• how to communicate your ideas for user experience and explain them to others


  • how to plan a usability study: what metrics, data, procedures, instruments to use
  • how to collect data for a usability study
  • how to analyze qualitative and quantitative data for a usability study
  • how to identify usability issues from a usability study
  • how to prioritize usability issues
  • how to apply usability heuristics to suggest solutions for the usability issues you have identified
  • how to present the findings and write a usability report

End of semester clarifications

It’s been a while since we last met, so I think people have forgotten what’s due when. Let me clarify:

  1. Wed, Dec. 4 – your final presentations. Some groups will give one 20 minute presentation, if they have worked on the same project throughout the semester. Other people will split – they will give one presentation with the group they worked with on the first 3 reports, and a second one with the group they worked with on the 4th report. See detailed instructions here.
  2. Fri, Dec. 6 – Usability report 4 is due on Blackboard by midnight. Please read the instructions in this blog post, and the Q&A in the comments section.
  3. Wed, Dec. 11 – Final exam and final portfolio are due. Instructions are on Blackboard for both of them.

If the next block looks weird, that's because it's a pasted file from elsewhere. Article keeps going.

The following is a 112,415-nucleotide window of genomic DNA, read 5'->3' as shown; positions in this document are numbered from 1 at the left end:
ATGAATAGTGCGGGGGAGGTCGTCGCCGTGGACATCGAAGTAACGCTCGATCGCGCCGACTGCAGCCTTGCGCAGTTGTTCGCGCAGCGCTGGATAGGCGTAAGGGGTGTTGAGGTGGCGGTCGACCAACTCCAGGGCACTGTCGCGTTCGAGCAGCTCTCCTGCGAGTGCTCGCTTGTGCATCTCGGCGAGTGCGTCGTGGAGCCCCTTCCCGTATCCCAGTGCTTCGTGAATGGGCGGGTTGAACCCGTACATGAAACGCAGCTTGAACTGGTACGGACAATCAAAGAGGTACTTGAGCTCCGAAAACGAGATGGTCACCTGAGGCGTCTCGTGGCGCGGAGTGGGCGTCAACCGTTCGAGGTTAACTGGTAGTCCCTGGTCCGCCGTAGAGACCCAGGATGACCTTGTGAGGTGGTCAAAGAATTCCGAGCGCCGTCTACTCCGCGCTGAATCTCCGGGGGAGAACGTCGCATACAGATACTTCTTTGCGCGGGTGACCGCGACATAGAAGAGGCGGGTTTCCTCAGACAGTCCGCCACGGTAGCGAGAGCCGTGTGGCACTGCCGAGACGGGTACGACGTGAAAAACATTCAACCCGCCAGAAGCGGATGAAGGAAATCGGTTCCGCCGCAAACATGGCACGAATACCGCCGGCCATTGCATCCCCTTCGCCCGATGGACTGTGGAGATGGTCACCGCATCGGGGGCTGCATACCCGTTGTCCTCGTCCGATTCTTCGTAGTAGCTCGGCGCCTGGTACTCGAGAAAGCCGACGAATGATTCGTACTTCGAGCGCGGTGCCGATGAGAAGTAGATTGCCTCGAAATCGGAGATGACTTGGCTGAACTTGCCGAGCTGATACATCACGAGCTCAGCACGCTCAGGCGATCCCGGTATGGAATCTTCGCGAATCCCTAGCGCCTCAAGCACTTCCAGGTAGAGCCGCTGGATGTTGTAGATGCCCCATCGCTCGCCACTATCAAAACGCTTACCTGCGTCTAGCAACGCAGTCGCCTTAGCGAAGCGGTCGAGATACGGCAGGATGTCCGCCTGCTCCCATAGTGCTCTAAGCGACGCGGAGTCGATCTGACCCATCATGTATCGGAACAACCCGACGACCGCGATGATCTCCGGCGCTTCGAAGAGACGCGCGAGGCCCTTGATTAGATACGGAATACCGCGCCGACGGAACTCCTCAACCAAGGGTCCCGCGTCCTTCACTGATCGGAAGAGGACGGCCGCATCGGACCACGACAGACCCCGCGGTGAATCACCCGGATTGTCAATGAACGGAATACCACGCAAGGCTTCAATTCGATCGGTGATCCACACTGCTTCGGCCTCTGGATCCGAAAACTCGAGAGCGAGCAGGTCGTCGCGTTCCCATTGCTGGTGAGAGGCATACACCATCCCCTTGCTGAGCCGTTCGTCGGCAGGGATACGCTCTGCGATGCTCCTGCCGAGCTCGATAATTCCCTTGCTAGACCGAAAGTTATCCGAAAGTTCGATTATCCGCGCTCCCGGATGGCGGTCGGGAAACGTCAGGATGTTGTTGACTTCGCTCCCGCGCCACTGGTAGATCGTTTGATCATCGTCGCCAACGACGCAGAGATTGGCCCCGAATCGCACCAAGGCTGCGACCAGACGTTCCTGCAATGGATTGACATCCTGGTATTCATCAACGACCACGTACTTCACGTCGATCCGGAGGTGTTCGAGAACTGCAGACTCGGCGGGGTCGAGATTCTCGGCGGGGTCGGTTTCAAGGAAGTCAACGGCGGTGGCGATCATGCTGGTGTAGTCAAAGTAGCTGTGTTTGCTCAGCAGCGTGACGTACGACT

In addition to these, you will have to complete 2 surveys:

  1. peer evaluation of the students you worked with. This survey will be released after UR 4 is submitted on Friday. You will get an email about it. You need to fill it out in order to receive your own peer evaluation points. So check your email!
  2. course and instructor evaluations, as indicated in emails I have already sent. A 100% response rate means each student receives 3 extra credit points.

Please stop blogging on Dec. 6. I will evaluate the blogs soon after that. Please make sure you prepare your blog for grading by:

  1. Making sure each post is categorized correctly, and appears only in ONE category.
  2. Using a WordPress theme that displays the count of posts in each category.

We talked about all these in class when we last met, but here is a reminder just in case. Please ask questions about the individual assignments in their respective blog posts (subscribe to comments to see what gets posted) and ask general questions about administrative stuff in the comments to this blog post.

Good luck as you wrap up the semester!

Graphs and charts

Please see Shweta’s post on new ways of presenting data – besides the old fashioned graphs and charts.